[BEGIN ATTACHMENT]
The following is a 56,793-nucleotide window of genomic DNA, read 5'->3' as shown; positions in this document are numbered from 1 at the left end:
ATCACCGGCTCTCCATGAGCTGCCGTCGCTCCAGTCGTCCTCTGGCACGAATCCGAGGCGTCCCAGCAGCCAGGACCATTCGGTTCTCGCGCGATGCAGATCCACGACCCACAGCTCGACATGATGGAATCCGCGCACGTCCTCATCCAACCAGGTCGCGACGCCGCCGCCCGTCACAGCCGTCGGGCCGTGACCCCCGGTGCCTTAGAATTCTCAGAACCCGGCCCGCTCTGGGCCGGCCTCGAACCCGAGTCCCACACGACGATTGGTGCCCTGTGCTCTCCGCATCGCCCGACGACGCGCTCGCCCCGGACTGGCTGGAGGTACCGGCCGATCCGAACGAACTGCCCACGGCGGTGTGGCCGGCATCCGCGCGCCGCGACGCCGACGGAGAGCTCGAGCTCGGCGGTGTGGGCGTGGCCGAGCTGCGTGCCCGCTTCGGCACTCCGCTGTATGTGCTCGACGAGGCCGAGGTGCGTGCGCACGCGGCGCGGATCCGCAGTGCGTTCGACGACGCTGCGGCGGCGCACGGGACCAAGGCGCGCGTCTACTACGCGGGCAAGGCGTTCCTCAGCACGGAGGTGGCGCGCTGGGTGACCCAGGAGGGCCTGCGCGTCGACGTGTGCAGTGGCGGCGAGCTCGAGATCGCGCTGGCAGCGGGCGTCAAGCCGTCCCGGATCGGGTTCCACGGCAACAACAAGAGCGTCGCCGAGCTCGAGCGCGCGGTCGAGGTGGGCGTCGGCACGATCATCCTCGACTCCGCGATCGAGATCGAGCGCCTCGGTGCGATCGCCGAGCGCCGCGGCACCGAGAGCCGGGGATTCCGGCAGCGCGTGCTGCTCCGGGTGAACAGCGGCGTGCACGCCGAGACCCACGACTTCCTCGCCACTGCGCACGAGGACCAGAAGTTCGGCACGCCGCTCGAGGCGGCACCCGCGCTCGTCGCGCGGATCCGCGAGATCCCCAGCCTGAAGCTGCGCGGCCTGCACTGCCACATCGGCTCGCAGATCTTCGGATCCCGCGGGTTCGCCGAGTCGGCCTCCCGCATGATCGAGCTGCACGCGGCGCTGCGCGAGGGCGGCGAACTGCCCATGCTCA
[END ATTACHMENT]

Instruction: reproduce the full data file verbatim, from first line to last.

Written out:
The following is a 56,793-nucleotide window of genomic DNA, read 5'->3' as shown; positions in this document are numbered from 1 at the left end:
ATCACCGGCTCTCCATGAGCTGCCGTCGCTCCAGTCGTCCTCTGGCACGAATCCGAGGCGTCCCAGCAGCCAGGACCATTCGGTTCTCGCGCGATGCAGATCCACGACCCACAGCTCGACATGATGGAATCCGCGCACGTCCTCATCCAACCAGGTCGCGACGCCGCCGCCCGTCACAGCCGTCGGGCCGTGACCCCCGGTGCCTTAGAATTCTCAGAACCCGGCCCGCTCTGGGCCGGCCTCGAACCCGAGTCCCACACGACGATTGGTGCCCTGTGCTCTCCGCATCGCCCGACGACGCGCTCGCCCCGGACTGGCTGGAGGTACCGGCCGATCCGAACGAACTGCCCACGGCGGTGTGGCCGGCATCCGCGCGCCGCGACGCCGACGGAGAGCTCGAGCTCGGCGGTGTGGGCGTGGCCGAGCTGCGTGCCCGCTTCGGCACTCCGCTGTATGTGCTCGACGAGGCCGAGGTGCGTGCGCACGCGGCGCGGATCCGCAGTGCGTTCGACGACGCTGCGGCGGCGCACGGGACCAAGGCGCGCGTCTACTACGCGGGCAAGGCGTTCCTCAGCACGGAGGTGGCGCGCTGGGTGACCCAGGAGGGCCTGCGCGTCGACGTGTGCAGTGGCGGCGAGCTCGAGATCGCGCTGGCAGCGGGCGTCAAGCCGTCCCGGATCGGGTTCCACGGCAACAACAAGAGCGTCGCCGAGCTCGAGCGCGCGGTCGAGGTGGGCGTCGGCACGATCATCCTCGACTCCGCGATCGAGATCGAGCGCCTCGGTGCGATCGCCGAGCGCCGCGGCACCGAGAGCCGGGGATTCCGGCAGCGCGTGCTGCTCCGGGTGAACAGCGGCGTGCACGCCGAGACCCACGACTTCCTCGCCACTGCGCACGAGGACCAGAAGTTCGGCACGCCGCTCGAGGCGGCACCCGCGCTCGTCGCGCGGATCCGCGAGATCCCCAGCCTGAAGCTGCGCGGCCTGCACTGCCACATCGGCTCGCAGATCTTCGGATCCCGCGGGTTCGCCGAGTCGGCCTCCCGCATGATCGAGCTGCACGCGGCGCTGCGCGAGGGCGGCGAACTGCCCATGCTCA